Where can you focus your attention?

Here are five different ideas. Over the next five weeks, I’ll be covering each area in greater depth. For now, a summary:

1. Improve Self-Awareness

You may think you know yourself fairly well, but we all have blind spots. Digging deep into your strengths, communication preferences, modes for interacting with others, areas where you’re struggling, etc. can help you become more confident, productive, and efficient. Not only that, improving your self-awareness can also help you better tune in to the needs and preferences of others.

Begin your self-awareness journey by taking a recommended assessment test (my favorites are Insights Discovery® and Insights Deeper Discovery®), talking with a career coach, reading books that discuss self-awareness, or simply making a concerted effort to pay attention to your thoughts and actions, and the motives behind them.

2. Own Who You Are

As our work patterns and lives have changed, other sides of ourselves may have emerged. Perhaps you’ve surprised yourself with how you’ve adapted to this year’s many changes . Maybe you’ve found that you enjoy working at home or, on the flip side, maybe you’ve realized that you enjoy the company of co-workers more than you realized!

Regardless of how much you have or have not changed over the past year, one thing is certain: You are multi-faceted, and it’s a good idea to learn to embrace all sides of yourself. That doesn’t mean you shouldn’t try to improve in certain areas (there’s always room for improvement). What it does mean is that you shouldn’t shy away from your true self—the person at the core of your being.

3. Practice Self-Kindness

You likely have a lot of practice in forgiving others for their mistakes. If someone is late for a Zoom meeting or has to bow out of a commitment, we tend to forgive them and move on. If a friend is struggling to keep their house clean because they simply have too much on their plate, we laugh and say, “That’s okay! I understand.”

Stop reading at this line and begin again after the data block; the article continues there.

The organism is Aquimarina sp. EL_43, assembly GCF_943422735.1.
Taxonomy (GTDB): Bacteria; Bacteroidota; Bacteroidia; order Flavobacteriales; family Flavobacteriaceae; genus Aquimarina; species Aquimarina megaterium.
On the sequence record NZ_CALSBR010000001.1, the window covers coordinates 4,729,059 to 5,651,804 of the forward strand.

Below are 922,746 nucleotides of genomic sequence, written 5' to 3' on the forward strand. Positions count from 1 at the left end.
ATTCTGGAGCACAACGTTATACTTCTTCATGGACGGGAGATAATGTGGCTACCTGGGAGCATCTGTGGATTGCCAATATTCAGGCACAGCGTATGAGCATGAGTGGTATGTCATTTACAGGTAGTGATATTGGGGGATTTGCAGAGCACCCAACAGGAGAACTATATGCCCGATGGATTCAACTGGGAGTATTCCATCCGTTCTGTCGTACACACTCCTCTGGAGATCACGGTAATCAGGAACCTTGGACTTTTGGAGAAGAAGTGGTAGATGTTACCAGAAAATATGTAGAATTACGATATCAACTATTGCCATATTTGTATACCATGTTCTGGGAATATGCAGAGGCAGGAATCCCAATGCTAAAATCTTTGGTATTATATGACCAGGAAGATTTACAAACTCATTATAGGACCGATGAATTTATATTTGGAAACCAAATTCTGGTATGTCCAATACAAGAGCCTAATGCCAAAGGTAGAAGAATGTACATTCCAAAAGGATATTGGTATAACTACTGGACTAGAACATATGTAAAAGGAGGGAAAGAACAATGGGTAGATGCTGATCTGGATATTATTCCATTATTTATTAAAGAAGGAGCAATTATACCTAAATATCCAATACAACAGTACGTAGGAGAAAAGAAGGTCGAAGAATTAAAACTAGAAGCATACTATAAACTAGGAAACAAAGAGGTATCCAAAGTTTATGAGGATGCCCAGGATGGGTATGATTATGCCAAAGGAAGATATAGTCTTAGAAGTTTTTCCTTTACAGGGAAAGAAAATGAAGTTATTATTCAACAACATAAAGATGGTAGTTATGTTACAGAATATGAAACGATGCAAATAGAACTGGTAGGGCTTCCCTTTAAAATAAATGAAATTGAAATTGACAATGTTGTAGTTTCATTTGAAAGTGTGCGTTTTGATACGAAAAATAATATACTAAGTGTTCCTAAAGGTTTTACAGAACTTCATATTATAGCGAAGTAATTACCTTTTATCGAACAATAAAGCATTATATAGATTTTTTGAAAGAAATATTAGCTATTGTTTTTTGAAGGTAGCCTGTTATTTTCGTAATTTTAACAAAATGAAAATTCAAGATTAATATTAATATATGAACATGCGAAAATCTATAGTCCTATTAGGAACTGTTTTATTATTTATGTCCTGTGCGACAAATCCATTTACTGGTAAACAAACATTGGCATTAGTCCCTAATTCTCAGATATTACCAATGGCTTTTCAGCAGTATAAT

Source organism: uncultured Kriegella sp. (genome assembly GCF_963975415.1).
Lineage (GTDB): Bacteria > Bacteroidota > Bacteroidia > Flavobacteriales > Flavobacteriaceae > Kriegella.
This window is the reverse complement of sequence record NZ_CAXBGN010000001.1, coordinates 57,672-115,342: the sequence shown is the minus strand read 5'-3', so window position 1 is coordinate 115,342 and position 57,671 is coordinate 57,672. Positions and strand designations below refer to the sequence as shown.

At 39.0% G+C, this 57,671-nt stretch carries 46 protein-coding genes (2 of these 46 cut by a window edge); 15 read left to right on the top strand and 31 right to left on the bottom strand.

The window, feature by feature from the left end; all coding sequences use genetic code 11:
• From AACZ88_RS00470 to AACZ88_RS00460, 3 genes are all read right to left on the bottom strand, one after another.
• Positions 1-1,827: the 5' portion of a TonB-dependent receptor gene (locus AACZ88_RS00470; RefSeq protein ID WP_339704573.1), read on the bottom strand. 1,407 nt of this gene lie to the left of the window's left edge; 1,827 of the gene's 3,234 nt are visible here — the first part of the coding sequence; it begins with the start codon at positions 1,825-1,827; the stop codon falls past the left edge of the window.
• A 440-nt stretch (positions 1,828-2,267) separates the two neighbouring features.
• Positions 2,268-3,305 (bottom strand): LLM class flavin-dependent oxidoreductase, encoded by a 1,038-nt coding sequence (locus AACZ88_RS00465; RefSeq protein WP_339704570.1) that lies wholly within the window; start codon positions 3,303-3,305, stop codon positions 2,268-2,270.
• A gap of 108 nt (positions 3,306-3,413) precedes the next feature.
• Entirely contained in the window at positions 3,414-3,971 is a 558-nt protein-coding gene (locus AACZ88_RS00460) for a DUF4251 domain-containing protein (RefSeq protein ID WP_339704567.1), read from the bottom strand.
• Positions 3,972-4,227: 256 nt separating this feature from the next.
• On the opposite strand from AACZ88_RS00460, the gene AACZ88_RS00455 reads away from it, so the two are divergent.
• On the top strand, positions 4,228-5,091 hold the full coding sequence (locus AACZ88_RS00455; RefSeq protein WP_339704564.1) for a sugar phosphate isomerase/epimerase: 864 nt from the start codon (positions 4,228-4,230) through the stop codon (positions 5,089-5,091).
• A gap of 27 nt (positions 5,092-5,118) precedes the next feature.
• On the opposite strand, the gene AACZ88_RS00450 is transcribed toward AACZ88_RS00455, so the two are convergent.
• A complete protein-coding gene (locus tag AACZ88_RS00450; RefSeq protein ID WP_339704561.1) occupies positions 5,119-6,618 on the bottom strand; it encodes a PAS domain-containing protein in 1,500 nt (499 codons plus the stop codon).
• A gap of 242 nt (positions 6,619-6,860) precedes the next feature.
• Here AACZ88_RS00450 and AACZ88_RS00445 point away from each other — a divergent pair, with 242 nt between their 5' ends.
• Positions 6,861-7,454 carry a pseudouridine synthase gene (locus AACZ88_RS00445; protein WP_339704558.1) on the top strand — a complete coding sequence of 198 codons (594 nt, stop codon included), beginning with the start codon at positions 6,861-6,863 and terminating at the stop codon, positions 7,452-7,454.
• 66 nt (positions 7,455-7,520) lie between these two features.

Are you as forgiving with yourself? Or do you beat yourself up over the little things? It’s time to be kind to yourself. Forgive your small mistakes, take breaks when you need them, and don’t worry about falling short of perfection. 

4. Get Flexible

No, I’m not talking about stretching and doing more yoga (though, that couldn’t hurt!). This year, we’ve all had to stretch outside our comfort zones, and I see no sign of that stopping. Workplaces will continue to adapt, relationships will evolve, and technology will constantly change. Are you ready?

The more willing you are to be adaptable and roll with the punches, the better off you’ll be. No one can predict what’s next, but one thing is certain: Change is inevitable. To get yourself comfortable with change, practice putting yourself in new, uncertain situations. Challenge yourself and make a concerted effort to grow. This might entail signing up for an online class, attending a virtual webinar with a group of strangers, or taking on a project that will have to stretch your skillset.

5. Improve Communication

One of the great lessons of this past year is that communication is essential. For many of us, we’ve had to greatly alter the way we interact with others. Instead of popping into a nearby cubicle and asking a question, we have to set up meetings or write emails. Instead of dropping by a friend or neighbor’s house, we’ve had to be intentional with our get-togethers and respectful of boundaries.

But how much have you actually thought about the ways and methods of your communication? Are your communication systems working like a charm? Or, could they be improved?

It’s possible all those video chats aren’t necessary. It’s also possible (probable, really) that some people will prefer one style of communication, while others will prefer an entirely different style. It helps to pay attention. When is communication flowing smoothly and the conversation is bearing fruit? And when does it feel forced and counter-productive? It could be time to rethink the frequency and modes of communication between yourself and others.

Let’s start the new year off right. Take the time to focus on improving yourself, your interactions with others, and your adaptability. Even small changes can make an enormous difference.

MARGARET SMITH IS A CAREER COACH, AUTHOR, INSIGHTS® DISCOVERY (AND DEEPER DISCOVERY) LICENSED PRACTITIONER, AND FOUNDER OF UXL. SHE HOSTS WORKSHOPS FOR PEOPLE WHO NEED CAREER OR PERSONAL GUIDANCE. 
CHECK OUT MARGARET’S ONLINE LEADERSHIP COURSE.